“I don’t like this word ‘conquest’ because they occupied the African continent militarily, they subjugated them, but we were never conquered. We were dominated, so I prefer to call it a ‘campaign.'”
Monsieur Koné, December 2021
The exhibition Les tirés ailleurs (translated from French as Shots elsewhere) presents an environmental installation by Senegalese-Italian artist Binta Diaw. Conceived in 2022, the installation is titled:
and consists of soil, sound, corn stalks and a hat typically worn by the Tirailleurs Sénégalais.
The work directly references the complex and multifaceted history of the Tirailleurs Sénégalais, men who were enlisted in various conflicts by the French army corps during French colonial rule in West Africa.
The date mentioned in the title, the first of December of 1944, recalls the massacre carried out by the French command of an entire army transit camp in Thiaroye, Senegal.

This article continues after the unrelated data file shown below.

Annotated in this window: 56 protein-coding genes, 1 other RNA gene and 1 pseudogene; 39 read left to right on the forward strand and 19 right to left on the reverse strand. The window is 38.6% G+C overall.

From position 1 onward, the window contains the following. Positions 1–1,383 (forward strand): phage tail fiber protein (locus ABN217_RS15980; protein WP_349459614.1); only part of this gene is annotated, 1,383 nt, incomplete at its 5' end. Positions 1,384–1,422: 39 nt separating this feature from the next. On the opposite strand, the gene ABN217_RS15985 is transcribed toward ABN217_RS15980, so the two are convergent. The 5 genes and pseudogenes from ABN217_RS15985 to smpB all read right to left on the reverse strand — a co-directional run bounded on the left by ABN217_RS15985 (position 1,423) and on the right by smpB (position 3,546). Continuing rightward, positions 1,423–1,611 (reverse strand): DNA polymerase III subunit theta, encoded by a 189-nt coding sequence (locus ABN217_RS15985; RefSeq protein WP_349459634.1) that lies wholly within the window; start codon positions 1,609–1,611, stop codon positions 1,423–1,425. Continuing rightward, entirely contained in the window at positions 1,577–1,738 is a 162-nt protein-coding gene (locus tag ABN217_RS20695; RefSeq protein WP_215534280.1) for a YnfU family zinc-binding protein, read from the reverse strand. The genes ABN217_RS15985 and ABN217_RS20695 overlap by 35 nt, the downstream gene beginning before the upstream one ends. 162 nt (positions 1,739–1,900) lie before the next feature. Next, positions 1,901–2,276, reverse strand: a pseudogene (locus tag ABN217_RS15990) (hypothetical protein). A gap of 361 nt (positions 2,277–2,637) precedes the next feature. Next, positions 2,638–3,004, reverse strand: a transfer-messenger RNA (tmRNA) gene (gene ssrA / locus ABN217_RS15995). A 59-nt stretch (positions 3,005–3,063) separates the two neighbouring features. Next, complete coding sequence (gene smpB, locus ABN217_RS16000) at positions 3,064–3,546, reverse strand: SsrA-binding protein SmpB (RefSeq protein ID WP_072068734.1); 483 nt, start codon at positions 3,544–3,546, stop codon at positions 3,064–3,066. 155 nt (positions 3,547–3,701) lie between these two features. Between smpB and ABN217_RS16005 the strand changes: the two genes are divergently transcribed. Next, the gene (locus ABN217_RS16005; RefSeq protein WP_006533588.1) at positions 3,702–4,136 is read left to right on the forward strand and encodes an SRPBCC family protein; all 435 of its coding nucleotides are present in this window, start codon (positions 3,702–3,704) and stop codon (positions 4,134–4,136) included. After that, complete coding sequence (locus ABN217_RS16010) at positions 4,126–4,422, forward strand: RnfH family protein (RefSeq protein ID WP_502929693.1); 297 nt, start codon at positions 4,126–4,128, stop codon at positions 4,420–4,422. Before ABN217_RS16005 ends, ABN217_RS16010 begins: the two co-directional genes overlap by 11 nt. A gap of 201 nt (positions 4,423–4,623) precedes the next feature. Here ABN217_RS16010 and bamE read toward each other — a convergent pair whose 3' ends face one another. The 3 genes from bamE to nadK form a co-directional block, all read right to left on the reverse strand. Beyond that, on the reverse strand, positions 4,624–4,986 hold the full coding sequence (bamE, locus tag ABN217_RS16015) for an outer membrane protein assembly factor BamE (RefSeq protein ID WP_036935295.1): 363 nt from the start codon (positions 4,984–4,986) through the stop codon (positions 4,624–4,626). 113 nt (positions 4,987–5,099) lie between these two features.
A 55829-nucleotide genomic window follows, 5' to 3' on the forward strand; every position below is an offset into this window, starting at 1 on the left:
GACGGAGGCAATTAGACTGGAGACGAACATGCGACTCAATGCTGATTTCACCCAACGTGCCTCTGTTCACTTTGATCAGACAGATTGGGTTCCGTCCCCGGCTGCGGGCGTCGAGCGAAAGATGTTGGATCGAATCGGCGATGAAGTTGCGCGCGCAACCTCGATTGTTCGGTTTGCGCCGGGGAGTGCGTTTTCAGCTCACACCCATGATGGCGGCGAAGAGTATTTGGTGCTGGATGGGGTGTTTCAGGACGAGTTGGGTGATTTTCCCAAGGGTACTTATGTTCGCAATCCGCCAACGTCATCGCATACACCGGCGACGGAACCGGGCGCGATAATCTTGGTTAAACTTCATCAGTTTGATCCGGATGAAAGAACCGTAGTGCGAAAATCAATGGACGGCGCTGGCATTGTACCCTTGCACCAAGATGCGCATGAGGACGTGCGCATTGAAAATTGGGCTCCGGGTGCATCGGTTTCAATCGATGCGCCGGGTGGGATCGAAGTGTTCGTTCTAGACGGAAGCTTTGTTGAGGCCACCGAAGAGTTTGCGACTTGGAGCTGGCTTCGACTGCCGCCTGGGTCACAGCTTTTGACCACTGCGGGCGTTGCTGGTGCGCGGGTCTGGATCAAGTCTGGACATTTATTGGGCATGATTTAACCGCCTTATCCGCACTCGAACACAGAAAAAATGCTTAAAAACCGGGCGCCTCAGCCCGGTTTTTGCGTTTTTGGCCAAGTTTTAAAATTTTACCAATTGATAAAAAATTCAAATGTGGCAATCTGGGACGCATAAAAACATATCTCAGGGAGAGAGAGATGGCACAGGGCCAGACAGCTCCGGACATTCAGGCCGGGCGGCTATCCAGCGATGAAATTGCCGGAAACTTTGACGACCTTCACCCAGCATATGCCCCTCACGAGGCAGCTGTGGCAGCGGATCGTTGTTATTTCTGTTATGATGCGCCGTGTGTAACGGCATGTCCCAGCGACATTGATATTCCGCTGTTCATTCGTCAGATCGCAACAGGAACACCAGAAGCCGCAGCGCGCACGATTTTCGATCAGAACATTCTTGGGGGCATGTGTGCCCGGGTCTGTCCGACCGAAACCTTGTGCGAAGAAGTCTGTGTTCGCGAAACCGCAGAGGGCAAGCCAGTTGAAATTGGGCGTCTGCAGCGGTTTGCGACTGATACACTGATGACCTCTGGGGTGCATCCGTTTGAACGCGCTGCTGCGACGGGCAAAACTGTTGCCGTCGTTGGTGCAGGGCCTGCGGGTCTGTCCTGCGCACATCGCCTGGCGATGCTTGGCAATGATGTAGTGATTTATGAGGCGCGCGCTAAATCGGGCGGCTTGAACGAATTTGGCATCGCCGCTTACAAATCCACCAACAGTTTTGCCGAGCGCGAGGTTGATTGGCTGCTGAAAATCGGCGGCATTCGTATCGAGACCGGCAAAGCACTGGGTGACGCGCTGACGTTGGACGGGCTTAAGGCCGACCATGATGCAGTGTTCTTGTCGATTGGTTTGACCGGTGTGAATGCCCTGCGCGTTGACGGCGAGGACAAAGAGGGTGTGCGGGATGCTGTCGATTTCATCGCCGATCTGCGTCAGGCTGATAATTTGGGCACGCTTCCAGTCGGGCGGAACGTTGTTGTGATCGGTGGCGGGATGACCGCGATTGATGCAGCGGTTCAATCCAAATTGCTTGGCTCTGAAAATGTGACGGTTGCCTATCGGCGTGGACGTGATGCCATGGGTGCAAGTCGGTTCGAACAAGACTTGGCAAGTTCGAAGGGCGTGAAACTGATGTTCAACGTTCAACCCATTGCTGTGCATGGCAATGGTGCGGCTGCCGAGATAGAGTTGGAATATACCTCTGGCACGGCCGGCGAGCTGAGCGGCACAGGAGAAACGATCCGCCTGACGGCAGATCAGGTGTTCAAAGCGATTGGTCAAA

The title’s vertical presentation refers to a computational column, reminiscent of the continuous and contested calculation of the total number of victims from that day. By imposing this graphic spacing, Diaw also references the many unknown burial grounds of the massacre’s victims. The allusive spelling of the exhibition title, where “ailleurs” (elsewhere) appears in phonetic closeness to Tirailleurs, also references their undetermined locations.
Returning to Senegal from World War II– for which they had fought on the front lines of the fiercest battles on behalf of France– the Tirailleurs were waiting to be reunited with their families. The first of December’s massacre becomes a sad and unacceptable conclusion to a history that is already atrocious in itself. Even more horrific is that there is still no accurate or official recognition of the brutal truth, either in terms of numbers or possible reparations for the victims’ families.